One of the strongest and most predictable reactions among the Internet's chattering classes is resistance to change. No matter who's responsible for the change - whether it's Google, Facebook, Apple, the BBC, Twitter - the reaction is always the same. Change is bad. The comfort of the familiar, even if it's only a familiar website and a few familiar buttons, is good. The few seconds that could be spent learning a new layout and new functionality is more cathartic when spent complaining instead.
The problem with this knee-jerk reaction is that in its loudness, its vehemence and its ultimate meaninglessness, it obscures genuine feedback and dulls the impact of genuinely considered criticism. When everyone in the world is shouting "I hate it!" for little reason other than an ingrained dislike of change, it's hard for the guy saying "no seriously chaps, this aspect of the functionality needs a rethink" to make his voice heard. As with most feedback systems on the internet, the challenge of sorting signal from noise is almost insurmountable.
In this specific instance, of course, I'm thinking of Microsoft's most recent visual and functional overhaul of the Xbox Dashboard. This major update brought with it a new interface based broadly on the conventions of the "Metro" interface which will debut in Windows 8 in about a year's time, along with support for dashboard "apps" such as video service Lovefilm and a reorganisation of the system's content marketplace.
Compared to the complex and intelligent product discovery and promotion systems used by the likes of Amazon, Xbox Marketplace is nothing short of primitive
You could, of course, guess the reaction from fifty paces away. Change is bad. Most of the accusations levelled loudly and often at the new Dash are rather unfair, as you'd expect. It's accused, for instance, of burying videogames in favour of video, music and social network content, for example. While the "games" page is a few clicks away from the home location of the Dash, this rather ignores the fact that the two most-used options, namely to play the game presently in the drive and to access your games library, are the first two buttons you can access on the interface. Contrary to the tone of the backlash, Microsoft does still know it's still selling games consoles.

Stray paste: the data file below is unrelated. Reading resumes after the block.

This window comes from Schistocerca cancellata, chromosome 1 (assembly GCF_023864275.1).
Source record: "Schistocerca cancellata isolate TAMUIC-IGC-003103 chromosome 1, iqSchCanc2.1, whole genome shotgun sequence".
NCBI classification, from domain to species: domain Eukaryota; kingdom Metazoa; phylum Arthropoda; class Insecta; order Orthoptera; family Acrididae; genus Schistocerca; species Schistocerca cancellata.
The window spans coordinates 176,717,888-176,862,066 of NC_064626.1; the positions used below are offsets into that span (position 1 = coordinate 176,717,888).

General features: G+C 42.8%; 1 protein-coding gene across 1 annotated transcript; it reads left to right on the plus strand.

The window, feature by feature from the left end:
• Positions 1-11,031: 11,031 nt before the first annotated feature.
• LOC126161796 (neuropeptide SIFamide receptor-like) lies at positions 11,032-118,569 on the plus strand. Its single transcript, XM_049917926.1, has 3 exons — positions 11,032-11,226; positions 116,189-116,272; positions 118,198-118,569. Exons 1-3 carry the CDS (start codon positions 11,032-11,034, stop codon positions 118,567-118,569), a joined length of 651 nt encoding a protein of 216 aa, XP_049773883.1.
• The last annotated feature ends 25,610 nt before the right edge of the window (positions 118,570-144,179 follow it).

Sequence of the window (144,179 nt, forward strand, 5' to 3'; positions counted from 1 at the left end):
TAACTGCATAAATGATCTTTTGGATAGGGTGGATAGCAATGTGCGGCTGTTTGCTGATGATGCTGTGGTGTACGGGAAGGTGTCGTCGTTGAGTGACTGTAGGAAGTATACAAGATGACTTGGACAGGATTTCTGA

More pertinent but also arguably over-egged is the criticism regarding the reorganisation of the marketplace. This criticism has been most pointed, and most warranted, by developers involved in the Xbox Live Arcade market, who feel that the reorganisation has militated against the prominence of their listings on the system and will have a negative impact on their business.
I'm not sure I agree, although it'll be impossible to tell what the reality is until the figures start to filter through over the coming months. What's happened in this update is a gradual blurring of the lines between full-price Xbox titles and Arcade titles on Marketplace. On the surface, it seems like Arcade has been buried - personally, I think it's more significant that Arcade titles are now listed shoulder to shoulder with full price titles rather than being ghettoised. Time will tell, although one aspect is almost certain, which is that the gap between successful, heavily promoted games and less successful niche titles is going to grow as a consequence of these changes.
One definite loser in the whole affair is Xbox Live Indie Games, but it's not entirely surprising that Microsoft isn't keen to put that front and centre on its console. XBLIG has never been anything more than a half-measure, a case of Microsoft nodding in the direction of the power and flexibility of the App Store business model while simultaneously winking at its partners who are bound up in the more traditional console business model.
A low price ceiling on XBLIG, combined with an unwillingness on Microsoft's part to expend the effort required to either sustain a minimum quality bar or create tools that allow the best content to effectively self-promote through the system, means that the service is a bit of a mess - its content generally low-rent and uninteresting enough to be a bit embarrassing, frankly. It's unlikely Microsoft wants new Xbox owners to find themselves browsing through the reams of dreadful Avatar games and their ilk which populate XBLIG, and should surprise nobody that the new Dash update buries the service further.